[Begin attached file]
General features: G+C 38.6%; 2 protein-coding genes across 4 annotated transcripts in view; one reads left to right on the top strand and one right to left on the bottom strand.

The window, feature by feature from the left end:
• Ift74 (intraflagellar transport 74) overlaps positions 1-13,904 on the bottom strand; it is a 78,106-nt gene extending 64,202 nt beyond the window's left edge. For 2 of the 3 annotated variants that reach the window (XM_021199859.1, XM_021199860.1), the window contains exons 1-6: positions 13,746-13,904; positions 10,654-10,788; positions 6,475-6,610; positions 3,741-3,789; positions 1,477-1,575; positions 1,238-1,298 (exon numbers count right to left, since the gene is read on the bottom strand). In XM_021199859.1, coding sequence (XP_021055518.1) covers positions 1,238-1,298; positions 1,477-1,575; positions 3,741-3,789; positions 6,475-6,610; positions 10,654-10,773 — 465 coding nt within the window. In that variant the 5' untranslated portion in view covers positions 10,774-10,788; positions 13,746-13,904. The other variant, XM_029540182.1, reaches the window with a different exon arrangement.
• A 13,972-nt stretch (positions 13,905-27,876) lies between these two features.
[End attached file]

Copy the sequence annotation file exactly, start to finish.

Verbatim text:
General features: G+C 38.6%; 2 protein-coding genes across 4 annotated transcripts in view; one reads left to right on the top strand and one right to left on the bottom strand.

The window, feature by feature from the left end:
• Ift74 (intraflagellar transport 74) overlaps positions 1-13,904 on the bottom strand; it is a 78,106-nt gene extending 64,202 nt beyond the window's left edge. For 2 of the 3 annotated variants that reach the window (XM_021199859.1, XM_021199860.1), the window contains exons 1-6: positions 13,746-13,904; positions 10,654-10,788; positions 6,475-6,610; positions 3,741-3,789; positions 1,477-1,575; positions 1,238-1,298 (exon numbers count right to left, since the gene is read on the bottom strand). In XM_021199859.1, coding sequence (XP_021055518.1) covers positions 1,238-1,298; positions 1,477-1,575; positions 3,741-3,789; positions 6,475-6,610; positions 10,654-10,773 — 465 coding nt within the window. In that variant the 5' untranslated portion in view covers positions 10,774-10,788; positions 13,746-13,904. The other variant, XM_029540182.1, reaches the window with a different exon arrangement.
• A 13,972-nt stretch (positions 13,905-27,876) lies between these two features.